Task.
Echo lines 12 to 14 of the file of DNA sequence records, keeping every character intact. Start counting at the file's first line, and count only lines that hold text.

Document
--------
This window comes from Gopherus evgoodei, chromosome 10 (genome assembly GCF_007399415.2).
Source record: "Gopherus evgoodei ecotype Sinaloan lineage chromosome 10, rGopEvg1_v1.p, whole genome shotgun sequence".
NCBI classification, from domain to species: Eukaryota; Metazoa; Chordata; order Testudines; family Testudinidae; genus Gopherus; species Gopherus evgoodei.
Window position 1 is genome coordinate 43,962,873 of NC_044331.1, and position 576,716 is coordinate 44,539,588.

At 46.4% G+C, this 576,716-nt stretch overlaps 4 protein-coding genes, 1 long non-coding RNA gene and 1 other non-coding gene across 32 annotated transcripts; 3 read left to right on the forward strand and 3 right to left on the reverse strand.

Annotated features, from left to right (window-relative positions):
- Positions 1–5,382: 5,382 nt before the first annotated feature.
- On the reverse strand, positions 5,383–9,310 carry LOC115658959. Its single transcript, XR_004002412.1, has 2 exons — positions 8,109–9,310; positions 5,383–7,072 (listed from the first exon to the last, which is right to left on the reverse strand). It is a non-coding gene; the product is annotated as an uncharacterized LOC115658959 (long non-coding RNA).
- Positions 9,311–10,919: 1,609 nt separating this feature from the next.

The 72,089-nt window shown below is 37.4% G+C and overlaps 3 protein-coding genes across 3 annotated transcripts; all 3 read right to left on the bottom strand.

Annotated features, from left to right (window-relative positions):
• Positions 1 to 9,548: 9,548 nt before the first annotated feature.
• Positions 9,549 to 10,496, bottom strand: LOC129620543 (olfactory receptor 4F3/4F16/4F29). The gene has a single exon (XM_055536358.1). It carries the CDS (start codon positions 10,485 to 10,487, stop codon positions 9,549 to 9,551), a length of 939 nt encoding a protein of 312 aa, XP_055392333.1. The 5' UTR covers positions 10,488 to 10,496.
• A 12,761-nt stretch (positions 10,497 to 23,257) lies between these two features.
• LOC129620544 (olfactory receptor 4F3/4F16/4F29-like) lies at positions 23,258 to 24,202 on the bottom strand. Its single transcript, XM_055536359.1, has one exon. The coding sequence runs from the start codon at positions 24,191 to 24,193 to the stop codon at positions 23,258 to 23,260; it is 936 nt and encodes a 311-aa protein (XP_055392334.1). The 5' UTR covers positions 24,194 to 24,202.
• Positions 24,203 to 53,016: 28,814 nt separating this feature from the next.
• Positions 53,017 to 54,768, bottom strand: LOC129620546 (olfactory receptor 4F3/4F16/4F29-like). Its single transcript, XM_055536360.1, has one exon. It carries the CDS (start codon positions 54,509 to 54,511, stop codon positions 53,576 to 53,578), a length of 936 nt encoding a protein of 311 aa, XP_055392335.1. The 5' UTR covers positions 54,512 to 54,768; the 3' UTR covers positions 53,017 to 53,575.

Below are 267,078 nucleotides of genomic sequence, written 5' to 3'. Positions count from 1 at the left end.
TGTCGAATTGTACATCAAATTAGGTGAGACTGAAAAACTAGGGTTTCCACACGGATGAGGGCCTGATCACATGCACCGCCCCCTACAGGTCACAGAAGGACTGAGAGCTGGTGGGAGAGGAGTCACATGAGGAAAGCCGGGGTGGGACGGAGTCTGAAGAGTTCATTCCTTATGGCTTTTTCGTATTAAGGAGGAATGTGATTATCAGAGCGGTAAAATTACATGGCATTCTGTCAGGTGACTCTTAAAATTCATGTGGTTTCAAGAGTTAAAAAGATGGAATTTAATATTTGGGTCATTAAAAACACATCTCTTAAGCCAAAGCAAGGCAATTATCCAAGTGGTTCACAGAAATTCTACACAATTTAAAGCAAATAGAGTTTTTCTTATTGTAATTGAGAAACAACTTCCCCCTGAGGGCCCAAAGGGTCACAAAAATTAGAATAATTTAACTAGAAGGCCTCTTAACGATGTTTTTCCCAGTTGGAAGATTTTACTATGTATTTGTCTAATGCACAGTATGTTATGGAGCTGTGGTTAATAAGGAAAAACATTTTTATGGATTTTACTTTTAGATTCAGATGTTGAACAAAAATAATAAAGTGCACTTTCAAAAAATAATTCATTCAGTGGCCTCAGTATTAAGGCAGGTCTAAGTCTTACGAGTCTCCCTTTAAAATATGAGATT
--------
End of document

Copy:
• Positions 1 to 9,548: 9,548 nt before the first annotated feature.
• Positions 9,549 to 10,496, bottom strand: LOC129620543 (olfactory receptor 4F3/4F16/4F29). The gene has a single exon (XM_055536358.1). It carries the CDS (start codon positions 10,485 to 10,487, stop codon positions 9,549 to 9,551), a length of 939 nt encoding a protein of 312 aa, XP_055392333.1. The 5' UTR covers positions 10,488 to 10,496.
• A 12,761-nt stretch (positions 10,497 to 23,257) lies between these two features.